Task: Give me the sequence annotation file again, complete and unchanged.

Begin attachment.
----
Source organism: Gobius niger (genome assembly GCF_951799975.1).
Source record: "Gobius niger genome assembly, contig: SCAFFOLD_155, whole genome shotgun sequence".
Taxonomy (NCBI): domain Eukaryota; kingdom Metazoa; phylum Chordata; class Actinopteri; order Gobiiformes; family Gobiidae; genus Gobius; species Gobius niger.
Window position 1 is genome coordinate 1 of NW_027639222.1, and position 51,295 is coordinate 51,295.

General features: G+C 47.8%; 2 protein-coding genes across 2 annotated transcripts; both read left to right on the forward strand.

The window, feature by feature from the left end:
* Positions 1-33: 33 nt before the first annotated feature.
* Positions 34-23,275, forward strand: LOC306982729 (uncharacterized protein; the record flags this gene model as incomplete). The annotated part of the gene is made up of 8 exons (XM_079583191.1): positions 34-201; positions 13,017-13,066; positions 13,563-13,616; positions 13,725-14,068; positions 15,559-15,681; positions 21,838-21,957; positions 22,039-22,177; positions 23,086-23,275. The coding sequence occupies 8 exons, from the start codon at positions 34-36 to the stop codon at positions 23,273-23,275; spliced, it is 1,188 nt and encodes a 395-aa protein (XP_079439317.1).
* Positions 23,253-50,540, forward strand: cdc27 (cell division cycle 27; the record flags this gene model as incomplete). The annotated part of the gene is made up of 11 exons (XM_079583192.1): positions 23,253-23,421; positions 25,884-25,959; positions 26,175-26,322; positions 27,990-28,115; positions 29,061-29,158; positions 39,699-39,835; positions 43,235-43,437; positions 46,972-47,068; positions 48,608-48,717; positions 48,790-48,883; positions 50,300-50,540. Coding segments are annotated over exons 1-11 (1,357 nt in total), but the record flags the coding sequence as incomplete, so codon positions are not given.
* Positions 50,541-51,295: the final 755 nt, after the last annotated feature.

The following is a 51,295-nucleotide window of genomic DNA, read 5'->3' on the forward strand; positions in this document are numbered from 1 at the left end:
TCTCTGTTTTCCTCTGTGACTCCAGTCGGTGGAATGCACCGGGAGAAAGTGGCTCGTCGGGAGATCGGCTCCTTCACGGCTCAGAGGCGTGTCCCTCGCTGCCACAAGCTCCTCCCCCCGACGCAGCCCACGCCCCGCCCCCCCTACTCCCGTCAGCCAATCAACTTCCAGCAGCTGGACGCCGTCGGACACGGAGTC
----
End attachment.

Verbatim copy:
Source organism: Gobius niger (genome assembly GCF_951799975.1).
Source record: "Gobius niger genome assembly, contig: SCAFFOLD_155, whole genome shotgun sequence".
Taxonomy (NCBI): domain Eukaryota; kingdom Metazoa; phylum Chordata; class Actinopteri; order Gobiiformes; family Gobiidae; genus Gobius; species Gobius niger.
Window position 1 is genome coordinate 1 of NW_027639222.1, and position 51,295 is coordinate 51,295.

General features: G+C 47.8%; 2 protein-coding genes across 2 annotated transcripts; both read left to right on the forward strand.

The window, feature by feature from the left end:
* Positions 1-33: 33 nt before the first annotated feature.
* Positions 34-23,275, forward strand: LOC306982729 (uncharacterized protein; the record flags this gene model as incomplete). The annotated part of the gene is made up of 8 exons (XM_079583191.1): positions 34-201; positions 13,017-13,066; positions 13,563-13,616; positions 13,725-14,068; positions 15,559-15,681; positions 21,838-21,957; positions 22,039-22,177; positions 23,086-23,275. The coding sequence occupies 8 exons, from the start codon at positions 34-36 to the stop codon at positions 23,273-23,275; spliced, it is 1,188 nt and encodes a 395-aa protein (XP_079439317.1).
* Positions 23,253-50,540, forward strand: cdc27 (cell division cycle 27; the record flags this gene model as incomplete). The annotated part of the gene is made up of 11 exons (XM_079583192.1): positions 23,253-23,421; positions 25,884-25,959; positions 26,175-26,322; positions 27,990-28,115; positions 29,061-29,158; positions 39,699-39,835; positions 43,235-43,437; positions 46,972-47,068; positions 48,608-48,717; positions 48,790-48,883; positions 50,300-50,540. Coding segments are annotated over exons 1-11 (1,357 nt in total), but the record flags the coding sequence as incomplete, so codon positions are not given.
* Positions 50,541-51,295: the final 755 nt, after the last annotated feature.

The following is a 51,295-nucleotide window of genomic DNA, read 5'->3' on the forward strand; positions in this document are numbered from 1 at the left end:
TCTCTGTTTTCCTCTGTGACTCCAGTCGGTGGAATGCACCGGGAGAAAGTGGCTCGTCGGGAGATCGGCTCCTTCACGGCTCAGAGGCGTGTCCCTCGCTGCCACAAGCTCCTCCCCCCGACGCAGCCCACGCCCCGCCCCCCCTACTCCCGTCAGCCAATCAACTTCCAGCAGCTGGACGCCGTCGGACACGGAGTC